The works in An Injured Armory propel Evangeline’s aesthetic into new realms by examining chromatic possibilities of a rich and smooth matte black finish and an iridescent white, applied to her usually bare stainless steel shot “canvasses”. The 5-sided black and white wall works have an unexpected physical interaction with the usual 4-sided canvases because of their sculpturally missing corner. These new shapes, along with the play of light and shadow in these coatings, create a look and feel that is familiar yet brutally alien.
The identities of these works are more particularized; their geometric presences are off-kilter and singularly prepossessing. Evangeline’s new series introduces a formal dialogue of displacement and mutation that pertains to a change of order from stasis to instability. In doing so, An Injured Armory reflects on conditions of growth, imbalance, variability, and unpredictability that have come to define the beginning of the twenty-first century.
Additionally, the artist will show several recent bullet-marked 24k gold-plated steel canvases. These artworks continue Margaret Evangeline’s decades-long exploration of injured armor as a power signifier. The artist applies a kind of reverse alchemy to gold so that the field of gold is transformed into a sacred object. The visible signs of a destructive battle are left to remind us that we can go beyond a flawed world of material existence to rise above ordinary human limits through mastery rather than perfection. Here the pure gold that once served as an indicator of excess becomes, in the 21st Century, a force for primal healing.
In a concurrent exhibition from March 13-August 2, 2015, the Louisiana State University Museum of Art in Baton Rouge, LA will present Margaret Evangeline: On War curated by Dr. Katie Pfohl, Curator - LSU Museum of Art.
One of the highlights of Margaret Evangeline: On War will be the premier of The Eternal Return, a panoramic 16 x 60 feet digital video presentation using LSU’s renowned planetarium projector. Made expressly for her exhibition Margaret Evangeline: On War,Evangeline’s video presentation The Eternal Return is inspired by the writings of Friedrich Nietzsche and existentialist mystic Simone Weil, particularly her 1939 essay “The Iliad or The Poem of Force.” This LSU survey exhibition will provide an occasion for the public to reflect specifically on the nature and impact of war and more generally on the nature of destruction. Evangeline, a native of Baton Rouge, has an aesthetic that can be interpreted through various lenses – rebellion and protest or release and spectacle. Her powerful aesthetic will be presented by incorporating the artist’s provocative paintings, mixed media, and installation works from 1988-2015.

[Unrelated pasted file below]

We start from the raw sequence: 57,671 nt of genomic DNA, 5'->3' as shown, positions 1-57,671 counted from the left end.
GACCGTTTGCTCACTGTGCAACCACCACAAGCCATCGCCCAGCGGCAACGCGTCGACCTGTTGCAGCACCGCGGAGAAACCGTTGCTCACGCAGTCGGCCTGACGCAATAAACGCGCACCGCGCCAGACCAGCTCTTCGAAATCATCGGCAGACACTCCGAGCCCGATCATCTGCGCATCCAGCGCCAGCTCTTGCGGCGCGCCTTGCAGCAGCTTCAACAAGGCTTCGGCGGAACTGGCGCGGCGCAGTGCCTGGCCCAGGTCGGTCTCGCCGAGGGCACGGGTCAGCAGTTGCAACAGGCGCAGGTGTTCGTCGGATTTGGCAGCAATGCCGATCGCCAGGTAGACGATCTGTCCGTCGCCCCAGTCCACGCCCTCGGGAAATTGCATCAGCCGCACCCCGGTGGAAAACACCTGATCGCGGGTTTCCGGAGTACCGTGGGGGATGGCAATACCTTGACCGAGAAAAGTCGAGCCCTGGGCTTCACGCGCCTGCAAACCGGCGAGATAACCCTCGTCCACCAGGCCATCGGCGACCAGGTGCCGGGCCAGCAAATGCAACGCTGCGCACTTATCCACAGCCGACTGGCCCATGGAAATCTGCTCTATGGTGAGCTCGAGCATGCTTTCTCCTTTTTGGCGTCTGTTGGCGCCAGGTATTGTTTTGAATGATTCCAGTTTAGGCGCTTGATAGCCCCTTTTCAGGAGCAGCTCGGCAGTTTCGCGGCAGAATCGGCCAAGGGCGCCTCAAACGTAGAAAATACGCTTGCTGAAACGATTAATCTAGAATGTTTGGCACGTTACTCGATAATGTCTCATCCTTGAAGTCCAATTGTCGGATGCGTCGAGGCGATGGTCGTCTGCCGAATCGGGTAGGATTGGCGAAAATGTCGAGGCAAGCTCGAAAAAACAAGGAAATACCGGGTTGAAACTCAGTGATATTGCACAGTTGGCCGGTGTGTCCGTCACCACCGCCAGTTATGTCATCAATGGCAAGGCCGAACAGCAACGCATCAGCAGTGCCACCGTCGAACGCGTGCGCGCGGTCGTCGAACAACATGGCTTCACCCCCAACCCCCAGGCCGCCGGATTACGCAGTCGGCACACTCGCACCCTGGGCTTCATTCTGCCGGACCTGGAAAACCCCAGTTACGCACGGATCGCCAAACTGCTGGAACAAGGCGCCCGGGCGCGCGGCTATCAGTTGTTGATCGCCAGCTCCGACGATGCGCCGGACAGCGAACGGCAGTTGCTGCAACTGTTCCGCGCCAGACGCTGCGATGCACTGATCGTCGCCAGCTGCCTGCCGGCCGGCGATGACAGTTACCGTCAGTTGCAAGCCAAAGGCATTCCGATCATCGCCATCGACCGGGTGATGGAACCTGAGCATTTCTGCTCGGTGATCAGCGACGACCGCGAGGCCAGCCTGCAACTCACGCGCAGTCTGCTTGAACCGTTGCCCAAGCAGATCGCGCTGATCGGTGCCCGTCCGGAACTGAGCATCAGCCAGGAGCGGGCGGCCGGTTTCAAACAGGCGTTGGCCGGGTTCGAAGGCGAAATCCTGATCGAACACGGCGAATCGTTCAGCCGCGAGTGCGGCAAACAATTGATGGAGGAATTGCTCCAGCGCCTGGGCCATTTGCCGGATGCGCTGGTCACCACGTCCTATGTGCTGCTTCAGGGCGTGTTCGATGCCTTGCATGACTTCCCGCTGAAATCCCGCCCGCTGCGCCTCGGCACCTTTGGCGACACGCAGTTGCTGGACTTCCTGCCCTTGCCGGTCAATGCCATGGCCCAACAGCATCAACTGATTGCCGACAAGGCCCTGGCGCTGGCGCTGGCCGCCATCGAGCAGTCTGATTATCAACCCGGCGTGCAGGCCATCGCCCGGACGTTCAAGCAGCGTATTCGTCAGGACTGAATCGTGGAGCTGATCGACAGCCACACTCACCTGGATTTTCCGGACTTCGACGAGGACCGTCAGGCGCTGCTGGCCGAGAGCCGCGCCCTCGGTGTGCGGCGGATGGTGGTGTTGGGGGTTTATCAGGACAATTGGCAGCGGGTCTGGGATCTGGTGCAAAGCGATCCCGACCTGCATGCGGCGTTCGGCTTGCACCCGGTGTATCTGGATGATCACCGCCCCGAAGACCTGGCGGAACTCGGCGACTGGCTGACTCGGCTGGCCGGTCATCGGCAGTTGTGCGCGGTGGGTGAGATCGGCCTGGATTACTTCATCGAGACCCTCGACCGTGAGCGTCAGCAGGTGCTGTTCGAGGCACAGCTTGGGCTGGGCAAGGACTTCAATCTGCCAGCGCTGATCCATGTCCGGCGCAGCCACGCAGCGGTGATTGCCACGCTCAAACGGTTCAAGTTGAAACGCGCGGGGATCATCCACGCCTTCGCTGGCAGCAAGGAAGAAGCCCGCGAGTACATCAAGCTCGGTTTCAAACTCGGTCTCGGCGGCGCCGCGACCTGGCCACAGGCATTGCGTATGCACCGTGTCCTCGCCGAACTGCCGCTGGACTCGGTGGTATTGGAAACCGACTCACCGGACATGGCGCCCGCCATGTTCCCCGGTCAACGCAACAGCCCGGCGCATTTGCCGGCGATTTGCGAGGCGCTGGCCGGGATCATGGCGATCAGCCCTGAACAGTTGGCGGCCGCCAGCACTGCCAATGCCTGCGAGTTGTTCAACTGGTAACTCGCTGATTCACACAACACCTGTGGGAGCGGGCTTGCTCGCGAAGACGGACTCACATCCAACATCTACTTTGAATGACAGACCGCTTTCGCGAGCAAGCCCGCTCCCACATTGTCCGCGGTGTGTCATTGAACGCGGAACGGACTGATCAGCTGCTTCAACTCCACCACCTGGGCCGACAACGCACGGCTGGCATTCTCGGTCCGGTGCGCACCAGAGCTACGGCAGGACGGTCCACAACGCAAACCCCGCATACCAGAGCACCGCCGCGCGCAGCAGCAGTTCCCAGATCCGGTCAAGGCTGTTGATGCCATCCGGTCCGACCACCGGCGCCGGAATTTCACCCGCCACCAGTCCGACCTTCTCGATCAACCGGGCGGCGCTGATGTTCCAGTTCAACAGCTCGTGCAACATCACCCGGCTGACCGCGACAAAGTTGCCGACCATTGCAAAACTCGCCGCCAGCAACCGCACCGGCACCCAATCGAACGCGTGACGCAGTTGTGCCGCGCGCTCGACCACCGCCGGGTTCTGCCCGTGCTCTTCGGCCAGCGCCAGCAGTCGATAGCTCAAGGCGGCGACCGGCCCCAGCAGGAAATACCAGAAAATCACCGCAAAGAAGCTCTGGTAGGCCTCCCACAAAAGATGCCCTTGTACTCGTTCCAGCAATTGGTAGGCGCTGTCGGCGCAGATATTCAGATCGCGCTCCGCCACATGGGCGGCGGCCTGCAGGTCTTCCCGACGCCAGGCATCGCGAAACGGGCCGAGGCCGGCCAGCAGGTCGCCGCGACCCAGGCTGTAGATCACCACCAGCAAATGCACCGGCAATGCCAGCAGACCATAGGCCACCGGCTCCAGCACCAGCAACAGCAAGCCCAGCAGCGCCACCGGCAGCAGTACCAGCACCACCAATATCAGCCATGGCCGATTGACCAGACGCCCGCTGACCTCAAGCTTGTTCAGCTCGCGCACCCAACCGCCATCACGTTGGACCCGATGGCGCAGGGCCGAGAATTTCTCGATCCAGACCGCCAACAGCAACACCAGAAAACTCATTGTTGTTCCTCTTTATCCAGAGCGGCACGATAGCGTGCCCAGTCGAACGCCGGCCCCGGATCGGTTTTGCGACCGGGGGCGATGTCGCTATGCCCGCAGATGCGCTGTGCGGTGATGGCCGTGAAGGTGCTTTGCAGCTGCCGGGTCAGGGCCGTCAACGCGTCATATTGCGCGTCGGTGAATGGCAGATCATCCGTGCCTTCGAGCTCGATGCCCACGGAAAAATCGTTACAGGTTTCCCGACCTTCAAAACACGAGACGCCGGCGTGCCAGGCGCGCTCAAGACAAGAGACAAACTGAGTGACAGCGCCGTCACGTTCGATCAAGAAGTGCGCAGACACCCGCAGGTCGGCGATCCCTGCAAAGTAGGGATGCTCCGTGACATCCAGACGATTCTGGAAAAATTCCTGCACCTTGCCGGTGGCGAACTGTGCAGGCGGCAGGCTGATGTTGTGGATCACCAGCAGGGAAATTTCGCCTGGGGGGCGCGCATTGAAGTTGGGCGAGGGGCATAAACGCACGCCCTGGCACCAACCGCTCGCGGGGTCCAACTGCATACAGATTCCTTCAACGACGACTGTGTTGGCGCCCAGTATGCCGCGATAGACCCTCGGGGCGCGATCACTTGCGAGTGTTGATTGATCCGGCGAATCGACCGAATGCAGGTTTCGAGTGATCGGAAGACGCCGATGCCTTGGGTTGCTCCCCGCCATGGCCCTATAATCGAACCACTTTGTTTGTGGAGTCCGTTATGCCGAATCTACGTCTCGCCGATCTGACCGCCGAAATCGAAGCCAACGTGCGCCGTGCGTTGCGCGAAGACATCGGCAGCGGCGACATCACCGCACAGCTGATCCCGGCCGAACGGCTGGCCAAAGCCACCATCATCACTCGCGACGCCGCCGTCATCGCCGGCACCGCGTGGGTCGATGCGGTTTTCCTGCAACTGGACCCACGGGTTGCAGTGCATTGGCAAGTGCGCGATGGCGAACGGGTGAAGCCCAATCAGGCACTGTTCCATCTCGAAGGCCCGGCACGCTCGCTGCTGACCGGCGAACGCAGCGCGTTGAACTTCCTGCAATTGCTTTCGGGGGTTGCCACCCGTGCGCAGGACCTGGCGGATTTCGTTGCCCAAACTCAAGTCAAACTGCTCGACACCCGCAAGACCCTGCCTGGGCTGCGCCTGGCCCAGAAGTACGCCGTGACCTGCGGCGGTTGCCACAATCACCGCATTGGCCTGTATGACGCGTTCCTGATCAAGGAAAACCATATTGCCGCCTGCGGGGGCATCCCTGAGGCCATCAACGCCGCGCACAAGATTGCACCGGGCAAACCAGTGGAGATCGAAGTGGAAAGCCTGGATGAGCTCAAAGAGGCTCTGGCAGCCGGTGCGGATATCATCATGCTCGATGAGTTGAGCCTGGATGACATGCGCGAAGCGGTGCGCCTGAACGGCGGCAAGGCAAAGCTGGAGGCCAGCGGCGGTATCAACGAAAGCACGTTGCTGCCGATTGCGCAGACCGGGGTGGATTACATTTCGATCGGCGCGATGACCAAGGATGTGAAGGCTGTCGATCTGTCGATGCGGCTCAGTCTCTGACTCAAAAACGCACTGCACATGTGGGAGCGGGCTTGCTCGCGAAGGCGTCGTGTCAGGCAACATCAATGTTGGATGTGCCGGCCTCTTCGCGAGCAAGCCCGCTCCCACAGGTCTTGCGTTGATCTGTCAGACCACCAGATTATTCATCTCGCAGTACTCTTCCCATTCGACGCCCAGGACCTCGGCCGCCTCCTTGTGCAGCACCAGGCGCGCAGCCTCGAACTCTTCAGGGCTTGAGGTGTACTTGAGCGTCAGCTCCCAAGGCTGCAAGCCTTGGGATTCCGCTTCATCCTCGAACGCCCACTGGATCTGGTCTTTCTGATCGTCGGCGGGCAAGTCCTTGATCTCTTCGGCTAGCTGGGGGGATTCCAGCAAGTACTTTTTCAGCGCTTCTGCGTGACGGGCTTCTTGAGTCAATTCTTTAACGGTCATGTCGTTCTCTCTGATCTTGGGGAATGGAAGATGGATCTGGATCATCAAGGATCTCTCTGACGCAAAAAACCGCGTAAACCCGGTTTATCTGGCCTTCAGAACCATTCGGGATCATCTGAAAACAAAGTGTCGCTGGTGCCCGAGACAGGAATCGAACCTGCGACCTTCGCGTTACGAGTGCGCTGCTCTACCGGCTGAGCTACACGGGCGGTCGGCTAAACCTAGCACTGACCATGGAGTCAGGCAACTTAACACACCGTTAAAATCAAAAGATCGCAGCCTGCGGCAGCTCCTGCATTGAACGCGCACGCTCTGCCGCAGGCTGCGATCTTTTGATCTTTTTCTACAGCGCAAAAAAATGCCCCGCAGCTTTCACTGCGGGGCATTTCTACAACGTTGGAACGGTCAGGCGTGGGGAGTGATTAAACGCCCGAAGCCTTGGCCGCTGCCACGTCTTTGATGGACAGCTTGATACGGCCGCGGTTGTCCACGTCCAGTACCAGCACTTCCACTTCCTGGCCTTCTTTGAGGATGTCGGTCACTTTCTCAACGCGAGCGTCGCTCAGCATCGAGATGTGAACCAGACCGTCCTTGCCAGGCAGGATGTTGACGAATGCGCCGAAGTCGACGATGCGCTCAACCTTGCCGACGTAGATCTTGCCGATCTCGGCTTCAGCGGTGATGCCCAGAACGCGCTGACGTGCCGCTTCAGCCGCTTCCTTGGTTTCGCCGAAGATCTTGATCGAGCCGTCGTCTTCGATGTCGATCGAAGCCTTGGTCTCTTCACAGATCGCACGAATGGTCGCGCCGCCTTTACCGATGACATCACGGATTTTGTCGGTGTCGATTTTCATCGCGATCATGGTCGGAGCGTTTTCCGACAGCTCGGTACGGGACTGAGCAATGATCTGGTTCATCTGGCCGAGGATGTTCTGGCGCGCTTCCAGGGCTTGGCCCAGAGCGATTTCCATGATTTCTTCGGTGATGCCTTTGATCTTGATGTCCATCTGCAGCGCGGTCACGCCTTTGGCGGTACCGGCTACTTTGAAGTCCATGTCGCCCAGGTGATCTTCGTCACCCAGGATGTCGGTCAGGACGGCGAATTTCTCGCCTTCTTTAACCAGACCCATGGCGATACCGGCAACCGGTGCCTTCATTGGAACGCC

Margaret Evangeline holds an MFA from the University of New Orleans, 1978. She is the recipient of numerous awards, including the Pollock-Krasner Foundation Grant, 2001, and a New York Foundation for the Arts Grant, 1996. Evangeline's work has received wide coverage in publications such as Art in America, The New York Times, The New York Post, The Chicago Tribune, Art Newspaper, and ArtNews. Her work has been exhibited in individual and group context at such prominent institutions as The Drawing Center, Art in General, Delaware Center for Contemporary Art, Palm Beach ICA, the Hafnarborg, Reykjavik, Iceland, the The Eli and Edythe Broad Art Museum at MSU, and the Taipei Museum in Taiwan.